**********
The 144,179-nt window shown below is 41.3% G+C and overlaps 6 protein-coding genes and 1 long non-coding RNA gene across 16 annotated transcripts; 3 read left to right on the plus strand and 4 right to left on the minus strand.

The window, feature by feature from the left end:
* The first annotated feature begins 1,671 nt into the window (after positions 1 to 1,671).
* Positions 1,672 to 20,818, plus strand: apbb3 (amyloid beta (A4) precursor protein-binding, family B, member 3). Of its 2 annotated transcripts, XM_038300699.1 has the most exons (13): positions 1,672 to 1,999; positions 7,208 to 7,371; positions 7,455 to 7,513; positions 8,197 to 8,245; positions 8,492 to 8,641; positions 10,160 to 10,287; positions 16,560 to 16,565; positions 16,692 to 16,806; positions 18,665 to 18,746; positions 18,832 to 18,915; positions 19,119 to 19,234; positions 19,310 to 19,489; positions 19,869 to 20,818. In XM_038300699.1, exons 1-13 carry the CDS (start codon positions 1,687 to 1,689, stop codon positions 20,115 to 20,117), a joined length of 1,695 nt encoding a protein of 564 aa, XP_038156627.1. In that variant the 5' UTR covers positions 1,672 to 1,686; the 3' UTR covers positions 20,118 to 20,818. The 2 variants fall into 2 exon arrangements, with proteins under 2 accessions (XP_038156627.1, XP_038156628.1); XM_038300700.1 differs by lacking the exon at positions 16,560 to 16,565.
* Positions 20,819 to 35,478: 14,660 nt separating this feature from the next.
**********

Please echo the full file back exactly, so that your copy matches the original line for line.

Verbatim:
The 144,179-nt window shown below is 41.3% G+C and overlaps 6 protein-coding genes and 1 long non-coding RNA gene across 16 annotated transcripts; 3 read left to right on the plus strand and 4 right to left on the minus strand.

The window, feature by feature from the left end:
* The first annotated feature begins 1,671 nt into the window (after positions 1 to 1,671).
* Positions 1,672 to 20,818, plus strand: apbb3 (amyloid beta (A4) precursor protein-binding, family B, member 3). Of its 2 annotated transcripts, XM_038300699.1 has the most exons (13): positions 1,672 to 1,999; positions 7,208 to 7,371; positions 7,455 to 7,513; positions 8,197 to 8,245; positions 8,492 to 8,641; positions 10,160 to 10,287; positions 16,560 to 16,565; positions 16,692 to 16,806; positions 18,665 to 18,746; positions 18,832 to 18,915; positions 19,119 to 19,234; positions 19,310 to 19,489; positions 19,869 to 20,818. In XM_038300699.1, exons 1-13 carry the CDS (start codon positions 1,687 to 1,689, stop codon positions 20,115 to 20,117), a joined length of 1,695 nt encoding a protein of 564 aa, XP_038156627.1. In that variant the 5' UTR covers positions 1,672 to 1,686; the 3' UTR covers positions 20,118 to 20,818. The 2 variants fall into 2 exon arrangements, with proteins under 2 accessions (XP_038156627.1, XP_038156628.1); XM_038300700.1 differs by lacking the exon at positions 16,560 to 16,565.
* Positions 20,819 to 35,478: 14,660 nt separating this feature from the next.